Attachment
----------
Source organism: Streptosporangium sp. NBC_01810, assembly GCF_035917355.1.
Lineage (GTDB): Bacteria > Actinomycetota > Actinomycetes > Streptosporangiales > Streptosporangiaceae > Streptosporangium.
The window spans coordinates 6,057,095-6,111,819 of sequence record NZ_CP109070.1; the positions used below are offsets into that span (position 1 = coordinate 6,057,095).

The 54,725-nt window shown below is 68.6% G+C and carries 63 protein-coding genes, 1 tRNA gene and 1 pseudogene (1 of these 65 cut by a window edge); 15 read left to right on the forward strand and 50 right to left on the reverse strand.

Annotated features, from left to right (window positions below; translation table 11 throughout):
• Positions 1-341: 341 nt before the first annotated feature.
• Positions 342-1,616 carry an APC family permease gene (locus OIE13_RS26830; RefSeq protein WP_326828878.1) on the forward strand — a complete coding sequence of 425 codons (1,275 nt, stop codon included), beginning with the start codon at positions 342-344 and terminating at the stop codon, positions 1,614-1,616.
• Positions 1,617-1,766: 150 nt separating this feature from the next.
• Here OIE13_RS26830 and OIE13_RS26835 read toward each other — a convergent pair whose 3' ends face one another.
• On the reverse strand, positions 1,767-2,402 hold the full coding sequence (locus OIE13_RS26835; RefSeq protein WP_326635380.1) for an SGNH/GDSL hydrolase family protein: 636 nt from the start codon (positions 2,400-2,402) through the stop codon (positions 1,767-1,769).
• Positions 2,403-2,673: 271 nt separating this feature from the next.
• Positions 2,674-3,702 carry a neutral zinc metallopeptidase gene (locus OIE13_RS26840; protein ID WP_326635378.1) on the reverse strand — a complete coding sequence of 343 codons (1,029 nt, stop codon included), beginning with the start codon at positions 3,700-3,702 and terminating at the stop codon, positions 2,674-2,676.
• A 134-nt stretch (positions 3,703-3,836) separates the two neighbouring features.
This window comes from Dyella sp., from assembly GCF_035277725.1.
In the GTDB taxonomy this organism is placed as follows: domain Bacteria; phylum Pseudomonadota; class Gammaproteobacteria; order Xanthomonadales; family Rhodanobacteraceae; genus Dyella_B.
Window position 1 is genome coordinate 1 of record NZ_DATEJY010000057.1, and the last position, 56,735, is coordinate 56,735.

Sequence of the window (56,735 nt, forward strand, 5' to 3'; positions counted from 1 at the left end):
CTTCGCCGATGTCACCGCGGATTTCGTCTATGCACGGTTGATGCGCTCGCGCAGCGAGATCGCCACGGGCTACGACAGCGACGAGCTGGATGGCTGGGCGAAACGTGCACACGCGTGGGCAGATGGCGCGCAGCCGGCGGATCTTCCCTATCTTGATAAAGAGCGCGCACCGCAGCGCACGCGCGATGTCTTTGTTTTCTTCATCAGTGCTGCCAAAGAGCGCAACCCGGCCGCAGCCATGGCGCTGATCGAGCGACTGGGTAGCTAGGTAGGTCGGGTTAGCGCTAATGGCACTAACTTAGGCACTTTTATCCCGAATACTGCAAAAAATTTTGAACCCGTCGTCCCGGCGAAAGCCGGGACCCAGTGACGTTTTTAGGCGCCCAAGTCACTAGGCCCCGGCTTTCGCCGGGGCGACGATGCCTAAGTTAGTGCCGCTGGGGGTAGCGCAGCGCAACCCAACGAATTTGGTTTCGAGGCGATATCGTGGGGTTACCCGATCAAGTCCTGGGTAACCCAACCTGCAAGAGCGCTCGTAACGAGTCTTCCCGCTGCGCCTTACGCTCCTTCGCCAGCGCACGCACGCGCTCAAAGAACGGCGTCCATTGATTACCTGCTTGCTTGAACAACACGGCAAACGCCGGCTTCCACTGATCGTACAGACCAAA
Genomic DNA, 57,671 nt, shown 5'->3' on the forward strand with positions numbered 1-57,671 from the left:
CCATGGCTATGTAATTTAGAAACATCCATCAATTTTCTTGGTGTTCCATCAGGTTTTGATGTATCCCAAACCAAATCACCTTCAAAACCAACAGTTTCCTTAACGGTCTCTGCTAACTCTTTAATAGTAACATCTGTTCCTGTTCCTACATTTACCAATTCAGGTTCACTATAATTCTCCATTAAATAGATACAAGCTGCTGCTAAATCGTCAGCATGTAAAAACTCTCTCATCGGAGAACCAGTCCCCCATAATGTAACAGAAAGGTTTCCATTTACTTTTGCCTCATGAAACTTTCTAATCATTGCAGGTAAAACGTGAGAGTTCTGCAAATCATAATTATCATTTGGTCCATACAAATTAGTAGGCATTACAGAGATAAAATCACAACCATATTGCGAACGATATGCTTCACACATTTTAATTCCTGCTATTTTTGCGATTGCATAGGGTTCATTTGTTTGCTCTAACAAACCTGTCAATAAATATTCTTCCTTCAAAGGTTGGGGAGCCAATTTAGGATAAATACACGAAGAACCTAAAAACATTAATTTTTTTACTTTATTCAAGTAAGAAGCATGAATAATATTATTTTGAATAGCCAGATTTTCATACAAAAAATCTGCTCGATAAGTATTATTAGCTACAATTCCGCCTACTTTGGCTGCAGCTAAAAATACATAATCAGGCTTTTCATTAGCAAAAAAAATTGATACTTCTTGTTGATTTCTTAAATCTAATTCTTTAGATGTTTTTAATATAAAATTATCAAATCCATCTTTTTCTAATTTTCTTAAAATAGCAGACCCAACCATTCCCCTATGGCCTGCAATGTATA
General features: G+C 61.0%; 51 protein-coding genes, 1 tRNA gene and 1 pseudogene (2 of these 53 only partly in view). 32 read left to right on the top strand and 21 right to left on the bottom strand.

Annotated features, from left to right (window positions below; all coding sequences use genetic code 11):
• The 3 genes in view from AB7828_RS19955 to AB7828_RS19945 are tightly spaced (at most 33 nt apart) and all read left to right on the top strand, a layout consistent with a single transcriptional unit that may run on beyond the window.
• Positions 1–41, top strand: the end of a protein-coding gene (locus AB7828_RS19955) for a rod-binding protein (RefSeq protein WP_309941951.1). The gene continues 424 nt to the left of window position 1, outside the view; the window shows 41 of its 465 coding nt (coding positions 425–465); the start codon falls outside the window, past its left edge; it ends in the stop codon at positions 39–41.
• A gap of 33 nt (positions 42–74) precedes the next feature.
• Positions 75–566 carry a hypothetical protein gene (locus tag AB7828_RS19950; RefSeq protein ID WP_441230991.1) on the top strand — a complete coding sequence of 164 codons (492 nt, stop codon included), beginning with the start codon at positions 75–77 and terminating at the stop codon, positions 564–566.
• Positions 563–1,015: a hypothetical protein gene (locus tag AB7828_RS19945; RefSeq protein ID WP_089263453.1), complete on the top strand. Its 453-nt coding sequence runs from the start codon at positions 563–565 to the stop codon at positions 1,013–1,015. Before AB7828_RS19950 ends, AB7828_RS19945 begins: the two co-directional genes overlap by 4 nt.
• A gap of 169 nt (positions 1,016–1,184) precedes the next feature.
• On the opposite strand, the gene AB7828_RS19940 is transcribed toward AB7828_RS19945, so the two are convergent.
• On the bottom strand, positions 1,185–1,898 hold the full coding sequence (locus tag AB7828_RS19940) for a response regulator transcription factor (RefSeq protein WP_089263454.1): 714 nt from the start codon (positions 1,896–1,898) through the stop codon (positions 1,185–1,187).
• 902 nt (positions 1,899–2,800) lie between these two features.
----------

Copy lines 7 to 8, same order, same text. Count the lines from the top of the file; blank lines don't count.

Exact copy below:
• Positions 342-1,616 carry an APC family permease gene (locus OIE13_RS26830; RefSeq protein WP_326828878.1) on the forward strand — a complete coding sequence of 425 codons (1,275 nt, stop codon included), beginning with the start codon at positions 342-344 and terminating at the stop codon, positions 1,614-1,616.
• Positions 1,617-1,766: 150 nt separating this feature from the next.